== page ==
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The American Journal of Managed Care October 2013
Dispensing Channel and Medication Adherence: Evidence Across 3 Therapy Classes
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Physician Capability to Electronically Exchange Clinical Information, 2011
Vaishali Patel, PhD, MPH; Matthew J. Swain, MPH; Jennifer King, PhD; and Michael F. Furukawa, PhD
How Do Providers Prioritize Prevention? A Qualitative Study
Jeffrey L. Solomon, PhD; Allen L. Gifford, MD; Steven M. Asch, MD; Nora Mueller, MAA; Colin M. Thomas, MD; John M. Stevens, MD; and Barbara G. Bokhour, PhD
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David T. Liss, PhD; Paul A. Fishman, PhD; Carolyn M. Rutter, PhD; David Grembowski, PhD; Tyler R. Ross, MA; Eric A. Johnson, MS; and Robert J. Reid, MD, PhD
Performance Measurement for People With Multiple Chronic Conditions: Conceptual Model
Erin R. Giovannetti, PhD; Sydney Dy, MD; Bruce Leff, MD; Christine Weston, PhD; Karen Adams, PhD, MT; Tom B. Valuck, MD, JD; Aisha T. Pittman, MPH; Caroline S. Blaum, MD; Barbara A. McCann, MSW; and Cynthia M. Boyd, MD, MPH

Physician Capability to Electronically Exchange Clinical Information, 2011

Vaishali Patel, PhD, MPH; Matthew J. Swain, MPH; Jennifer King, PhD; and Michael F. Furukawa, PhD
We assessed physicians' capability to electronically share clinical information with other providers and describe variation in exchange capability across states and electronic health record vendors.
This study has some important limitations. These findings are based on self-reported survey data, which could not be independently verified. The survey did not capture detail on all mechanisms or tools by which physicians may exchange clinical information,  including stand-alone systems or proprietary portals. Our measure of pharmacy exchange was limited; the survey did not capture potential exchange from the pharmacy or pharmacy benefit manager such as prescription renewals, eligibility/formulary verification, and medication histories.32 Nor did the survey report on whether physicians exchanged information with providers outside their practice or organization. We were also not able to measure physicians’ capability to exchange data across different EHR vendor  platforms, which is required for stage 2 meaningful use. In addition to examining trends in exchange capability, future research  should examine physicians’ actual use of exchange functionality.33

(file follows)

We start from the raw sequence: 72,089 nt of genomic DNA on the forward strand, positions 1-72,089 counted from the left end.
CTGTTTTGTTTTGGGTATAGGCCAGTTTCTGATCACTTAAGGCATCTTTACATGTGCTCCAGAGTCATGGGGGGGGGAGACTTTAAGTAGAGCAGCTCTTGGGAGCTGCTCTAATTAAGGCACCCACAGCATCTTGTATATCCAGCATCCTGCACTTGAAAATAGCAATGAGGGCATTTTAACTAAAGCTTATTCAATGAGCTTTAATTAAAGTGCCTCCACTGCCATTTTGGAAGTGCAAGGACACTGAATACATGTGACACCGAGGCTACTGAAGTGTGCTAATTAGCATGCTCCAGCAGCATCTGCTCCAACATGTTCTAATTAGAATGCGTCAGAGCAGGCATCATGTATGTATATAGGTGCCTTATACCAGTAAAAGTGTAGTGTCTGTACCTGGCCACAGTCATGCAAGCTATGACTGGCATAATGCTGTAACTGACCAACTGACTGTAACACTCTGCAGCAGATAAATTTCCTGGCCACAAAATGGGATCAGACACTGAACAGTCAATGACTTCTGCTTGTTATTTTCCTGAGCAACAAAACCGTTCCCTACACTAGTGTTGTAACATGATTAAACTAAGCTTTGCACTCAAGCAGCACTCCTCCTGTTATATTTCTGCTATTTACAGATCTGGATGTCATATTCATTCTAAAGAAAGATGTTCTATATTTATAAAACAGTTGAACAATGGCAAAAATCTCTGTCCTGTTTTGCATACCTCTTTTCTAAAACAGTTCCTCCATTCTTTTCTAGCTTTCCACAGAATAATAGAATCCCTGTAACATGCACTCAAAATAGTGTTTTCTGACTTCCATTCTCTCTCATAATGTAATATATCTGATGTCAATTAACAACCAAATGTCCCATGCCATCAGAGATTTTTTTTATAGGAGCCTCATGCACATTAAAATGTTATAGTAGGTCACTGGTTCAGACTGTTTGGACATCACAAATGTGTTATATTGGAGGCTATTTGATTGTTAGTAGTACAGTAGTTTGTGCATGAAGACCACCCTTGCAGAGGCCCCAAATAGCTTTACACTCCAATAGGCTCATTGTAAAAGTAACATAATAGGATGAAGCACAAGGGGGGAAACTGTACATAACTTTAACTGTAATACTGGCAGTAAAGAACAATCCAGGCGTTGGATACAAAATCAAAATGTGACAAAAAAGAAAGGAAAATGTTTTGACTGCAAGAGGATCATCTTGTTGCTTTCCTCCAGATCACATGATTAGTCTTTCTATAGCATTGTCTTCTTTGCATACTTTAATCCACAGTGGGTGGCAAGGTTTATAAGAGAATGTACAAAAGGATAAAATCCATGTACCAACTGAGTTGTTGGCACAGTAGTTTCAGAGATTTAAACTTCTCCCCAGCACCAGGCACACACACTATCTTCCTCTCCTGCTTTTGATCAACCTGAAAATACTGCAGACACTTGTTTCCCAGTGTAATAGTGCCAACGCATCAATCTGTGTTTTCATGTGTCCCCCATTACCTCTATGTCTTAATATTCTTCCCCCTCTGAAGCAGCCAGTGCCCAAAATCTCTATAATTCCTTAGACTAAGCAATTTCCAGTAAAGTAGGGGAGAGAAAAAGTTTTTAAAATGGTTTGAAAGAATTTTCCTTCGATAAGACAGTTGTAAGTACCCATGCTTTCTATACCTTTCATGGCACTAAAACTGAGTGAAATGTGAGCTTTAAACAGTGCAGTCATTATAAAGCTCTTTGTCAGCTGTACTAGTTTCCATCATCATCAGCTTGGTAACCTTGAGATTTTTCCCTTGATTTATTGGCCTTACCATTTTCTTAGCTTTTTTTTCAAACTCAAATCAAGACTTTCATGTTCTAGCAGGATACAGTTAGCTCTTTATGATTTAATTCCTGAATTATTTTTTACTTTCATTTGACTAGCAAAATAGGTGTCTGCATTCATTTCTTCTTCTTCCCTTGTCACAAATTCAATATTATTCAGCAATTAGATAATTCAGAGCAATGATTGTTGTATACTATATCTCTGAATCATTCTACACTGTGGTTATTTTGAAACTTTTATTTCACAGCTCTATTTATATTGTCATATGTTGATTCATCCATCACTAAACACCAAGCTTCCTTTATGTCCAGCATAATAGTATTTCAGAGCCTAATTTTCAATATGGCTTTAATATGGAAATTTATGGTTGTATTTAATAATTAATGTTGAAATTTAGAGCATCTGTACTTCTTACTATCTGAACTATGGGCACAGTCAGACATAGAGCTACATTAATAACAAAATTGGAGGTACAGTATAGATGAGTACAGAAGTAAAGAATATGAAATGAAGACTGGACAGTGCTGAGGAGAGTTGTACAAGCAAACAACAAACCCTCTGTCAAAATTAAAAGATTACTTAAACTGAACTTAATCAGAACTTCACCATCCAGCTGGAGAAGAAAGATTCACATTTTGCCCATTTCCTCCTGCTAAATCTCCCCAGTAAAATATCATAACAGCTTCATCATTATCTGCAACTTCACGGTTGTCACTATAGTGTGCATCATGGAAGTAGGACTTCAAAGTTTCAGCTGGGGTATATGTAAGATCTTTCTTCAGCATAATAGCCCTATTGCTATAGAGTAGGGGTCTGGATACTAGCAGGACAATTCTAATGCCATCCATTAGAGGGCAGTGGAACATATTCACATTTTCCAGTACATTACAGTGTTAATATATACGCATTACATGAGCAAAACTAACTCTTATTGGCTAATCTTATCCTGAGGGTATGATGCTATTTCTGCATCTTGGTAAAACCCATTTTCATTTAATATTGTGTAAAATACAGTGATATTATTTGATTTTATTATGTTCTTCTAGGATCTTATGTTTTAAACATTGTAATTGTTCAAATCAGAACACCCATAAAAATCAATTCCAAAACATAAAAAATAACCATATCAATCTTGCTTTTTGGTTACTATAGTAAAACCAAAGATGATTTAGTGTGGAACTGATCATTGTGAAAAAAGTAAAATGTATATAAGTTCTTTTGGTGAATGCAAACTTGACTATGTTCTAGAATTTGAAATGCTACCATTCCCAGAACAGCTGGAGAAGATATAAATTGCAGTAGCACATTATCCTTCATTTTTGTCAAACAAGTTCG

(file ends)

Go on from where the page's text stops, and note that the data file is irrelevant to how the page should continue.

This baseline study of physician capability to exchange key types of clinical information found room for improvement but also a foundation on which to build and expand physician exchange capability. Our findings suggest that while most physicians possess the capability to meet certain HIE-related meaningful use requirements such as e-prescribing, physicians are less prepared to meet other upcoming stage 2 core HIE requirements such as clinical care summary exchange. It will be important to monitor these key measures of exchange capability as ambulatory providers implement EHRs meeting meaningful use stage 2 requirements and as shifts in healthcare delivery require robust exchange of health information.

Author Affiliations: From Office of the National Coordinator for Health Information Technology (VP, MJS, JK, MFF), US Department of Health and Human Services, Washington, DC.

Funding Source: None.

Author Disclosures: The authors (VP, MJS, JK, MFF) report no relationship or financial interest with any entity that would pose a conflict of interest with the subject matter of this article.

Authorship Information: Concept and design (VP, MJS, JK, MFF); acquisition of data (VP); analysis and interpretation of data (VP, MJS, JK, MFF); drafting of the manuscript (VP, MJS, MFF); critical revision of the manuscript for important intellectual content (VP, MJS, JK, MFF); statistical analysis (JK, MFF); and supervision (MFF).

Address correspondence to: Vaishali Patel, PhD, MPH, Senior Advisor, Office of Economic Analysis Evaluation and Modeling Office of the National Coordinator for Health Information Technology, 200 Independence Ave SW, Washington, DC 20201. E-mail: vaishali.patel@hhs.gov.
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